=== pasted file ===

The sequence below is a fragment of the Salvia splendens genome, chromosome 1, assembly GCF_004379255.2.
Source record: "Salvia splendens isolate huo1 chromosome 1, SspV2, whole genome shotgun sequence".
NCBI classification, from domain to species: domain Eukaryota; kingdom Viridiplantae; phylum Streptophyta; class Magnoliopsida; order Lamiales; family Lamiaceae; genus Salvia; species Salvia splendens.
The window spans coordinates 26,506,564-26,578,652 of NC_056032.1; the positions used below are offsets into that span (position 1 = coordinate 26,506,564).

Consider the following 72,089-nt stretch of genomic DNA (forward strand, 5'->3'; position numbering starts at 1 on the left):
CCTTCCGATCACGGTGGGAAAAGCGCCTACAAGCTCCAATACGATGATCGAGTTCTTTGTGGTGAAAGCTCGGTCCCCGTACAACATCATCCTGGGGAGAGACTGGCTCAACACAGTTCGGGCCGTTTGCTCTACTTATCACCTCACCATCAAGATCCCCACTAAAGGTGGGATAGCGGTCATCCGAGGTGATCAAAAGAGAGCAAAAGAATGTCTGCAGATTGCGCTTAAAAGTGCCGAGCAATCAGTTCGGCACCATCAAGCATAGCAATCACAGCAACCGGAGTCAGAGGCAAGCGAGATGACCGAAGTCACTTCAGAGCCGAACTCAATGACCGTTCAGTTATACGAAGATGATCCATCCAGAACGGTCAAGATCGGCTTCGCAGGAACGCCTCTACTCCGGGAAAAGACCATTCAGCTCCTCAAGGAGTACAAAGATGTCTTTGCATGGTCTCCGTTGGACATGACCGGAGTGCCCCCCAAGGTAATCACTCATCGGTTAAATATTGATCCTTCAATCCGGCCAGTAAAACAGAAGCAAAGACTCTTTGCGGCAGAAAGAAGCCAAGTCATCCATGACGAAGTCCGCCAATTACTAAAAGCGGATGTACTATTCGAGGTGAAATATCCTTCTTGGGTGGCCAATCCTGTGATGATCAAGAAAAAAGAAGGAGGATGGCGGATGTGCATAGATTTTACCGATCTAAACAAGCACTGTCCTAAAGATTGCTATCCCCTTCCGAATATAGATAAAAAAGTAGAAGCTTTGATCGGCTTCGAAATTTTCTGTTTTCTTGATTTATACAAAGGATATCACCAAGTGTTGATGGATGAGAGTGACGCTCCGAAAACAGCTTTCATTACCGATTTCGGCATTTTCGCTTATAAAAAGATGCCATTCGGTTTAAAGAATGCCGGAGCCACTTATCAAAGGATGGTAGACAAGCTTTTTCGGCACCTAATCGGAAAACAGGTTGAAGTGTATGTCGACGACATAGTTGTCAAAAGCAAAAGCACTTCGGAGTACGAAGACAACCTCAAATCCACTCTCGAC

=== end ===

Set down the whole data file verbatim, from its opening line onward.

The sequence below is a fragment of the Salvia splendens genome, chromosome 1, assembly GCF_004379255.2.
Source record: "Salvia splendens isolate huo1 chromosome 1, SspV2, whole genome shotgun sequence".
NCBI classification, from domain to species: domain Eukaryota; kingdom Viridiplantae; phylum Streptophyta; class Magnoliopsida; order Lamiales; family Lamiaceae; genus Salvia; species Salvia splendens.
The window spans coordinates 26,506,564-26,578,652 of NC_056032.1; the positions used below are offsets into that span (position 1 = coordinate 26,506,564).

Consider the following 72,089-nt stretch of genomic DNA (forward strand, 5'->3'; position numbering starts at 1 on the left):
CCTTCCGATCACGGTGGGAAAAGCGCCTACAAGCTCCAATACGATGATCGAGTTCTTTGTGGTGAAAGCTCGGTCCCCGTACAACATCATCCTGGGGAGAGACTGGCTCAACACAGTTCGGGCCGTTTGCTCTACTTATCACCTCACCATCAAGATCCCCACTAAAGGTGGGATAGCGGTCATCCGAGGTGATCAAAAGAGAGCAAAAGAATGTCTGCAGATTGCGCTTAAAAGTGCCGAGCAATCAGTTCGGCACCATCAAGCATAGCAATCACAGCAACCGGAGTCAGAGGCAAGCGAGATGACCGAAGTCACTTCAGAGCCGAACTCAATGACCGTTCAGTTATACGAAGATGATCCATCCAGAACGGTCAAGATCGGCTTCGCAGGAACGCCTCTACTCCGGGAAAAGACCATTCAGCTCCTCAAGGAGTACAAAGATGTCTTTGCATGGTCTCCGTTGGACATGACCGGAGTGCCCCCCAAGGTAATCACTCATCGGTTAAATATTGATCCTTCAATCCGGCCAGTAAAACAGAAGCAAAGACTCTTTGCGGCAGAAAGAAGCCAAGTCATCCATGACGAAGTCCGCCAATTACTAAAAGCGGATGTACTATTCGAGGTGAAATATCCTTCTTGGGTGGCCAATCCTGTGATGATCAAGAAAAAAGAAGGAGGATGGCGGATGTGCATAGATTTTACCGATCTAAACAAGCACTGTCCTAAAGATTGCTATCCCCTTCCGAATATAGATAAAAAAGTAGAAGCTTTGATCGGCTTCGAAATTTTCTGTTTTCTTGATTTATACAAAGGATATCACCAAGTGTTGATGGATGAGAGTGACGCTCCGAAAACAGCTTTCATTACCGATTTCGGCATTTTCGCTTATAAAAAGATGCCATTCGGTTTAAAGAATGCCGGAGCCACTTATCAAAGGATGGTAGACAAGCTTTTTCGGCACCTAATCGGAAAACAGGTTGAAGTGTATGTCGACGACATAGTTGTCAAAAGCAAAAGCACTTCGGAGTACGAAGACAACCTCAAATCCACTCTCGAC